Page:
In general, men don't know how to text. We're slow learners. Even though we're a full decade into the Texting Revolution, our tiny missives are sometimes rude, sometimes girly, and always confusing. We text when...




The Guardian   May 25, 2014


The N-word: do we have to spell it out?

One word is so uniquely offensive that it should never appear in print, some argue. But does that let people using racist language off the hook?





The Guardian   May 24, 2014


Found in translation...when misquoting someone is the best way to be fair and accurate

If a non-English speaker feels like a 'donkey out of water', it's right to change their words to help them get their point across clearly


The Guardian   May 21, 2014


How to say 'vote for me' in India -
447 different ways

With 814m voters, 29 languages spoken by at least 1m people, and 447 mother tongues, India's election is a test of linguistic as well as political skills



The St.Petersburg Times   May 19, 2014


How to Pass the New Russian Language Test

I've detected a slight buzz of panic among Russia's expat community. It seems that a Russian work visa or residence permit will only be issued to those of us who can pass a test on Russian language, culture, history, and even legislation. Кошмар! (What a nightmare!)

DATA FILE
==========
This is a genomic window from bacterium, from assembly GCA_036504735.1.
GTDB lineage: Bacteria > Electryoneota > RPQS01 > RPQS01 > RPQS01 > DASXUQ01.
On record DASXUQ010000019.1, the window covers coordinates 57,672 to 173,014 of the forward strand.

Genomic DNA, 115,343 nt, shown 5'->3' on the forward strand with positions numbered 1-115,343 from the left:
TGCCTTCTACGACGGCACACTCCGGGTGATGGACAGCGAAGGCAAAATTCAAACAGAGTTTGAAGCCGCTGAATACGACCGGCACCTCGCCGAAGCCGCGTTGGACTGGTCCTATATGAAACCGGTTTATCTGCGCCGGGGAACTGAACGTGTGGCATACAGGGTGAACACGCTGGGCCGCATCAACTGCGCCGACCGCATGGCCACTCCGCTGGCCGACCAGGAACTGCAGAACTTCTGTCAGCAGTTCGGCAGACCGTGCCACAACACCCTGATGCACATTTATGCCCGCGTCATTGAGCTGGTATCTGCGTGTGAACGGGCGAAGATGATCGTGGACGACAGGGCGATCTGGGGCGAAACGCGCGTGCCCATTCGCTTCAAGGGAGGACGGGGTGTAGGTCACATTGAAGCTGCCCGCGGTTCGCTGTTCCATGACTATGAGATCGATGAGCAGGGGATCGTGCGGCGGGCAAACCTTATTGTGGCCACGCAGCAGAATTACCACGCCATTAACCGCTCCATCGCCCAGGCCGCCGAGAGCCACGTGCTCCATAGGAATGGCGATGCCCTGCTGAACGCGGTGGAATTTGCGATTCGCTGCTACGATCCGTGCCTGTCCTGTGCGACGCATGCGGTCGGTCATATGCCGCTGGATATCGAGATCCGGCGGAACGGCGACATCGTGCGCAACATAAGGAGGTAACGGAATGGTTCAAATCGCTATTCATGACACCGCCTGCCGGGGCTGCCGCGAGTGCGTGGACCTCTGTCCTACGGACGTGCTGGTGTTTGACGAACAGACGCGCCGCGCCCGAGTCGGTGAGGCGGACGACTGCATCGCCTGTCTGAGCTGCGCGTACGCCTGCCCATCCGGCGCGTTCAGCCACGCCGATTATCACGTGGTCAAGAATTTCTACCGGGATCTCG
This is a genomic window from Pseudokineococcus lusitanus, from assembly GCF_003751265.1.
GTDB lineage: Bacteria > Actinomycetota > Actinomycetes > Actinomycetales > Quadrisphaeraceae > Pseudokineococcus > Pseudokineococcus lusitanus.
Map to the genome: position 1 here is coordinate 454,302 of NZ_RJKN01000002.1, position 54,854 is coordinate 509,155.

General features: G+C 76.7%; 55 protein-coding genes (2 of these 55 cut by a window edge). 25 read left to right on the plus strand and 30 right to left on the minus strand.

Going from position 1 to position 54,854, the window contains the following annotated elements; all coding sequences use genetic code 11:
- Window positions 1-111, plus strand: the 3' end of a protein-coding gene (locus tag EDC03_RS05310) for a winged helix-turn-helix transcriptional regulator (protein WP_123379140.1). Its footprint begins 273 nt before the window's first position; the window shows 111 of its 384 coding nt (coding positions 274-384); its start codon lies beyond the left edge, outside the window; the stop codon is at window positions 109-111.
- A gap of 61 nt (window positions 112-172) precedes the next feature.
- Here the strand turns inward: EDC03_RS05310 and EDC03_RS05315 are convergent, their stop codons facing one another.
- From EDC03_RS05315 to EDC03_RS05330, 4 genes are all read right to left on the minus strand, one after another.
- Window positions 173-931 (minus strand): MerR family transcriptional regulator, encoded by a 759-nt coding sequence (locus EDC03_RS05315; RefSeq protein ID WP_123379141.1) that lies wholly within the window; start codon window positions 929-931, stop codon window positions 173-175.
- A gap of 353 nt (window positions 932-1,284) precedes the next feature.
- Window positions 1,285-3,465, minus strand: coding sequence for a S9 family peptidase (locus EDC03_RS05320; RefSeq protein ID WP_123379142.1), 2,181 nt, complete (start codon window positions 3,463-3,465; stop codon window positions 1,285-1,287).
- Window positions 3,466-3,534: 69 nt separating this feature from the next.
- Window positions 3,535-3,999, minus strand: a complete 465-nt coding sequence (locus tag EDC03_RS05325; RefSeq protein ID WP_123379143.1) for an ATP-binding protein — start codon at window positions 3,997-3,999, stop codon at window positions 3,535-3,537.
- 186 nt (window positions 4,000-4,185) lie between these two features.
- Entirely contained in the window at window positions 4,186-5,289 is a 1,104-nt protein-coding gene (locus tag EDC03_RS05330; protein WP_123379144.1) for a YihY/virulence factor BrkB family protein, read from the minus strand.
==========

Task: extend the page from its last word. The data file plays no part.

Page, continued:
The Financial Times   May 17, 2014


Slang Shows Us How Language is Always Changing

For centuries, English's defenders have decried the language's decline. Looking back, it is hard to understand why they created a fuss about words that are now part of polite speech. Sometimes the words that caused uproar, rather than being in general use, seem quaint and dated.

The Guardian   May 9, 2014


I didn't practise any German in bilingual Berlin

It all started to go wrong at the hotel reception. The immaculate staff at the Amano spoke perfect English, I'm not talking the level of English you'd expect in a decent hotel, I mean the kind of English where you can't even place the speaker's native accent.